— On landscape architecture and related
Where the earth is the sky is the earth
Friday, October 20, 2006
(All images courtesy NASA Ames Research Center.)
Space Colony Art from the 1970s
In the Archives:
The Physics of Space Garden
4 COMMENTS —
October 22, 2006 at 7:57:00 AM CDT
November 2, 2006 at 5:15:00 PM CST
I wrote a little piece inspired by these images. I'm starting to over-write it so i'll send it out now.
giant gyroscopic space colonies.
How are buildings dealt with? there's no way of importing enough material to have a constant supply of fresh building materials. Since it has to last many many years, interior structures will fall into disrepair. Since they'll have to grow forests to manage the air supply they'll build the dwellings of trees grown in rotation-induced simulated gravity. With homes that can decompose. Perhaps there'll be new eras of log cabins in space? A rustic vacation on the way to Alpha-Centauri. Galactic Lincoln logs.
What happens to memories of earth on a one and a half-thousand year migration? The Toroidial Earth society declares that god made the world as a giant tube, and persecutes the infidels who believe there was a sphere from whence they came. Obviously nobody could stand ON a sphere, everyone knows they'd get flung off into the void.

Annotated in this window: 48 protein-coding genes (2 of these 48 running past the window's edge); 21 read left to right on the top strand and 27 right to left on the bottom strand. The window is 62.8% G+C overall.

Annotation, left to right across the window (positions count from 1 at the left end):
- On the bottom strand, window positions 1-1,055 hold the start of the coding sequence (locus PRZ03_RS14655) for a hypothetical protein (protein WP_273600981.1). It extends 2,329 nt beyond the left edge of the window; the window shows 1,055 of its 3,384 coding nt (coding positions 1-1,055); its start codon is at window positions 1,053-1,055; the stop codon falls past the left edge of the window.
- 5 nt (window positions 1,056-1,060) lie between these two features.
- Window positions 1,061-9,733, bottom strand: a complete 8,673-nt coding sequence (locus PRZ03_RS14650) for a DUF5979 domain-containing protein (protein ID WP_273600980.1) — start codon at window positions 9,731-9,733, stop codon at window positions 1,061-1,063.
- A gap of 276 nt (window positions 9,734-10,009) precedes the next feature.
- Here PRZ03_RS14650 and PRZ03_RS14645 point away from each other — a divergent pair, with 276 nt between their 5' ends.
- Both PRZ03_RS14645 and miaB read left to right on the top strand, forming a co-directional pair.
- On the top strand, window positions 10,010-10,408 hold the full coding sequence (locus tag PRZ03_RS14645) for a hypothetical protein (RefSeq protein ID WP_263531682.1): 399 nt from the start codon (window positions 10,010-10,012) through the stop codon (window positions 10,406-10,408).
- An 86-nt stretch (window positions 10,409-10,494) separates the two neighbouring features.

Then the religious leaders' positions are cast into jeopardy when the behemoth derelict floats into the gravitational field of a large planet. Floating along in the silence of space with its 1942 year old lighting systems on the fritz, flickering over the now shabbily-lit riots as the religious factions fight over the science of gravity. Meanwhile their gossamer cocoon begins to deform and several of the structural members bend unnervingly, and one of the clear panels for admission of light is lost forever after the skin of the structure heaved just so and blew a section out.
310 years later the structure is found meandering directionless on the edge of a solar system. The once rich atmosphere is thinned, the hole in the side is patched up with space-grown (and now naturally cryogenically treated and de-oxygenated) lumber and sealed with pitch. The investigative team finds a couple populations of hermits and farmers who wander the dark interior with their small herds of sheep and retire to their wood and sod dwellings on the cavernous floor of the gigantesque manmade bubble. The interior ecology is threadbare in areas, showing carbon nanotube dyke and damaged closed-cell vacuum lining material where once the architects had in their ignorance decreed the course of a river. Where unintended storms formed by the aggressive heating and cooling forces of space have stripped soil and houses from the frame lie there lie overgrown embankments of debris. Riverbeds once classically picturesque become fodder for the poets and photographers who make thoughtful pieces about the stark shadows and on the decomposing infrastructure.
Vast fields, now belong to deep space.
February 27, 2008 at 11:41:00 AM CST
Looks like the space colony in Gundam.
April 16, 2008 at 11:43:00 AM CDT
Why simulate gravity? Let it go . . . let it go . . .
Space colonization will be guided by the image of the angel, weightless and supersentient. The natural teleology of space habitation and speciation explicated at
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